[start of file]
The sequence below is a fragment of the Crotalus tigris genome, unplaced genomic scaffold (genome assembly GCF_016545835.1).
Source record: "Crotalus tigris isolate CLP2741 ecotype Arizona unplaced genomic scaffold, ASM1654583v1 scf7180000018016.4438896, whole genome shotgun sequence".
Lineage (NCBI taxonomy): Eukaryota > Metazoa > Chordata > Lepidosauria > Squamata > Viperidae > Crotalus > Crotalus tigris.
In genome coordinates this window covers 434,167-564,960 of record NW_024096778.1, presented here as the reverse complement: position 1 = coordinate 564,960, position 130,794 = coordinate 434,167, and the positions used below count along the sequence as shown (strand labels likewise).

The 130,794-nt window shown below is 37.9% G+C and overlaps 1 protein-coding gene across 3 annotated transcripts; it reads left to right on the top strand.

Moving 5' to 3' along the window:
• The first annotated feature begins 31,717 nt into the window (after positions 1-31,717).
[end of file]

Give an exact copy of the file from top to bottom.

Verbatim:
The sequence below is a fragment of the Crotalus tigris genome, unplaced genomic scaffold (genome assembly GCF_016545835.1).
Source record: "Crotalus tigris isolate CLP2741 ecotype Arizona unplaced genomic scaffold, ASM1654583v1 scf7180000018016.4438896, whole genome shotgun sequence".
Lineage (NCBI taxonomy): Eukaryota > Metazoa > Chordata > Lepidosauria > Squamata > Viperidae > Crotalus > Crotalus tigris.
In genome coordinates this window covers 434,167-564,960 of record NW_024096778.1, presented here as the reverse complement: position 1 = coordinate 564,960, position 130,794 = coordinate 434,167, and the positions used below count along the sequence as shown (strand labels likewise).

The 130,794-nt window shown below is 37.9% G+C and overlaps 1 protein-coding gene across 3 annotated transcripts; it reads left to right on the top strand.

Moving 5' to 3' along the window:
• The first annotated feature begins 31,717 nt into the window (after positions 1-31,717).